Re-Charge: Postcolonial Studies and Energy Humanities
When: Monday, March 9, 2020 4:00 pm
Where: Bunche Hall 6275
What do Postcolonial Studies and Energy Humanities have to stay to one another? Given that the former is by now a well-established academic field and the latter a recently emergent one, we might expect the relationship between the two to be marked by wars of position and anxieties of influence. In this essay, however, I suggest that there is much to gain from cross-fertilisation and cross-hatching between the two. If Postcolonial Studies have often, with some justice, been accused of evacuating the matter of history from its purview, Energy Humanities has sometimes suffered from insufficient attention to the dynamics of empire. By comparing two classic colonial texts from 19th-century South Asia by Rudyard Kipling and Dinabandhu Mitra, I suggest that we can go beyond this impasse by looking at how the intersections between energy and empire had already been examined thoroughly by writers long before the formation of the academic disciplines that today take them as their area of study. As ever, it is to literature and culture we must turn in order to appreciate the limits and possibilities of theory.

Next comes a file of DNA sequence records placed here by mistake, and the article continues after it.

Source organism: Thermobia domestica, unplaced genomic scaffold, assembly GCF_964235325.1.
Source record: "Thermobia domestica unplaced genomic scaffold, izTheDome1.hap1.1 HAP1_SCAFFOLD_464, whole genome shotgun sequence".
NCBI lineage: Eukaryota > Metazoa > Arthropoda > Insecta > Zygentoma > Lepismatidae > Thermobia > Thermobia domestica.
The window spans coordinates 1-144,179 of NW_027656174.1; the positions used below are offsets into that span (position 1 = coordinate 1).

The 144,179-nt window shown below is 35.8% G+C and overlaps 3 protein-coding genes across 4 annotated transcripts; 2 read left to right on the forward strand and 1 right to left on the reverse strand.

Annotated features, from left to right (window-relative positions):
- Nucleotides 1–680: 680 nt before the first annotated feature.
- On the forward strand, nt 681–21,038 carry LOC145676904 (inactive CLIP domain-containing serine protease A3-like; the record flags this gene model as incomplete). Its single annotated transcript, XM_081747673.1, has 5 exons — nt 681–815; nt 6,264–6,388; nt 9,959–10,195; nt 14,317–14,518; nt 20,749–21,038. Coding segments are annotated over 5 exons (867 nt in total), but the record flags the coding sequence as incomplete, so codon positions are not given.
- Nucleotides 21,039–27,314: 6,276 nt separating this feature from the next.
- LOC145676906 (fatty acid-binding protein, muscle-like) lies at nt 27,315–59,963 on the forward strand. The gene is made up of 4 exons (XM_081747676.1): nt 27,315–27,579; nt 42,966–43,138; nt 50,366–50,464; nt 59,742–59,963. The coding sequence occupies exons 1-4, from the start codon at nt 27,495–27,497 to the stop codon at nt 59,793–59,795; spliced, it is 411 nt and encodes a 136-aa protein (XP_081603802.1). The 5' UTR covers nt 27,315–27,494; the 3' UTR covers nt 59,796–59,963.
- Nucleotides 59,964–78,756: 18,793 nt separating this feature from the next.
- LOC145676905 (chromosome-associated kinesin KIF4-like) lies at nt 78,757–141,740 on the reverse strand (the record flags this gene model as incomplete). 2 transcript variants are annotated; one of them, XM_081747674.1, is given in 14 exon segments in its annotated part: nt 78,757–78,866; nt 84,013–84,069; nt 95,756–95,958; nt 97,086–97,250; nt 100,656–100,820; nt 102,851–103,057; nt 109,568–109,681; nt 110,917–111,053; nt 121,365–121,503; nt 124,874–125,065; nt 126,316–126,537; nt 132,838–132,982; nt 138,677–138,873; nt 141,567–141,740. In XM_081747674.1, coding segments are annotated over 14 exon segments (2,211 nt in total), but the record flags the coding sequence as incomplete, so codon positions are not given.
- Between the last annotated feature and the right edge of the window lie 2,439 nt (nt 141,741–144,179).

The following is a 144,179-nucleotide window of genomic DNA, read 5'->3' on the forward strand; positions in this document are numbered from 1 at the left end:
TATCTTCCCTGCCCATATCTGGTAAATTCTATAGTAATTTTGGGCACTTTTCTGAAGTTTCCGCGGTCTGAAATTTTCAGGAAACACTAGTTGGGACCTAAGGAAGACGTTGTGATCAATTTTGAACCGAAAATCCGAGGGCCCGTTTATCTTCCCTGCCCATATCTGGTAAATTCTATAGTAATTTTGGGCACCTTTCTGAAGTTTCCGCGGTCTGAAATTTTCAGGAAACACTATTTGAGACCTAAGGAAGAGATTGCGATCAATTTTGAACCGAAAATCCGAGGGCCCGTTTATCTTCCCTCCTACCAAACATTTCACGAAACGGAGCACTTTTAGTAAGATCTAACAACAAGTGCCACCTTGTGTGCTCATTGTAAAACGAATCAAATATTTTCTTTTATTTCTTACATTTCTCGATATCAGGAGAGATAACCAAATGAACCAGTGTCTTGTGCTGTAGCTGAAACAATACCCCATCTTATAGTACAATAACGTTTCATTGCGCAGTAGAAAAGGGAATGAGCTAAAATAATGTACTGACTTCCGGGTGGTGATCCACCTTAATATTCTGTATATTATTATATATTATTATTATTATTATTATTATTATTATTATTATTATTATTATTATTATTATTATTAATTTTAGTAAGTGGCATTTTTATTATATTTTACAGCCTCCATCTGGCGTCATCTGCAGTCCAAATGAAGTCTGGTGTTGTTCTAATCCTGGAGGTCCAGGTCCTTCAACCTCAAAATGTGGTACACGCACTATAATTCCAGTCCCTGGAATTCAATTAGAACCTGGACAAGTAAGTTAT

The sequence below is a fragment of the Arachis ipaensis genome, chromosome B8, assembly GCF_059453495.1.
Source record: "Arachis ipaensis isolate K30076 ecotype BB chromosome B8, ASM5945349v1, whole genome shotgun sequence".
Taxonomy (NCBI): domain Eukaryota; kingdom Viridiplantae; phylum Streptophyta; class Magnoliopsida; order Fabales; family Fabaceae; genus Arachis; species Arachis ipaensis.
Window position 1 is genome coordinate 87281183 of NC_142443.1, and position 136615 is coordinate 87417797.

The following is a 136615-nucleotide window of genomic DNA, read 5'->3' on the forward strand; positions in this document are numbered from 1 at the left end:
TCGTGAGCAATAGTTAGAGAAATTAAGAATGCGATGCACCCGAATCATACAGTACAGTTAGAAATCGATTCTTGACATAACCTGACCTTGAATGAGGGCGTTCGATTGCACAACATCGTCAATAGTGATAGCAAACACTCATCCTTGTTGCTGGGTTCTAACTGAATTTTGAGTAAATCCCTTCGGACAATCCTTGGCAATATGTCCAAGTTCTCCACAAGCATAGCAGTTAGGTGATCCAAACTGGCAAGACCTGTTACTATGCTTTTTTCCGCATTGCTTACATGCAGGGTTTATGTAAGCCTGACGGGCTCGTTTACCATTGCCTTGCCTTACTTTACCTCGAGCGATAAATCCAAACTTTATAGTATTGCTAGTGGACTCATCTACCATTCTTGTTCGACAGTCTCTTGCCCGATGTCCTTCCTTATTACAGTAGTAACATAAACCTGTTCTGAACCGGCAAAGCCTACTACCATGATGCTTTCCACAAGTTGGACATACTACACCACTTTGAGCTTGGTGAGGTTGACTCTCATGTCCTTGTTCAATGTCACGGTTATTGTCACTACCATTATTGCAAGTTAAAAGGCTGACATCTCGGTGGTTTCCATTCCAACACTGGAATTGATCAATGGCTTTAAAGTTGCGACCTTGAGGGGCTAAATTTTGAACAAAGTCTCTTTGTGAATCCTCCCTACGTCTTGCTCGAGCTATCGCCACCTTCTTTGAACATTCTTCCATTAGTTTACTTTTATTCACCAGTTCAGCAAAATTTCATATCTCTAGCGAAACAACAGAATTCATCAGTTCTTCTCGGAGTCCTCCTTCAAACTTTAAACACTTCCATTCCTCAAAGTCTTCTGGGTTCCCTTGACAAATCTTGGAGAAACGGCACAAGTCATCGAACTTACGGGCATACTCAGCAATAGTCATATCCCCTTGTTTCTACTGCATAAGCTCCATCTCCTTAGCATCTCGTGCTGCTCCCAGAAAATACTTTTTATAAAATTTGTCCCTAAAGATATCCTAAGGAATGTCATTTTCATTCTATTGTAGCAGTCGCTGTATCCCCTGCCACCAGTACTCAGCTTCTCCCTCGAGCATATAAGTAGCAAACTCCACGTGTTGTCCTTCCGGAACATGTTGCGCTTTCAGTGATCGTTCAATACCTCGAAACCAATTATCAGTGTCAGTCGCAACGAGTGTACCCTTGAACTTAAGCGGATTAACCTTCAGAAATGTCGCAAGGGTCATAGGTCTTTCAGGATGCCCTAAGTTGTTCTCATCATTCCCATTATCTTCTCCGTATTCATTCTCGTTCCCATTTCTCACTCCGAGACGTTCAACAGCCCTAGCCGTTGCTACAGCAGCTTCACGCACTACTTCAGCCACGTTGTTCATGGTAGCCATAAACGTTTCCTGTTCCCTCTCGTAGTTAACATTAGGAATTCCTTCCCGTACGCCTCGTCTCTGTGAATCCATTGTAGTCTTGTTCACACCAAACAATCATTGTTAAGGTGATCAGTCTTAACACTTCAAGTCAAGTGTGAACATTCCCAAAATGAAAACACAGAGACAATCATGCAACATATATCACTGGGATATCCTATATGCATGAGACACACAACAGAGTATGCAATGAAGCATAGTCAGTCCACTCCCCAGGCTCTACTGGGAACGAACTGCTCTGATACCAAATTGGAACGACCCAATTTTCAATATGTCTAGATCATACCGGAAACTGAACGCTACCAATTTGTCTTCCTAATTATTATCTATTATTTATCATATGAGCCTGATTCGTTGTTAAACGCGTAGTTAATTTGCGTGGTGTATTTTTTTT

This lecture was made possible by the support of the Department of English, the Nineteenth-Century Group, and the Postcolonial Theory & Literary Studies Group.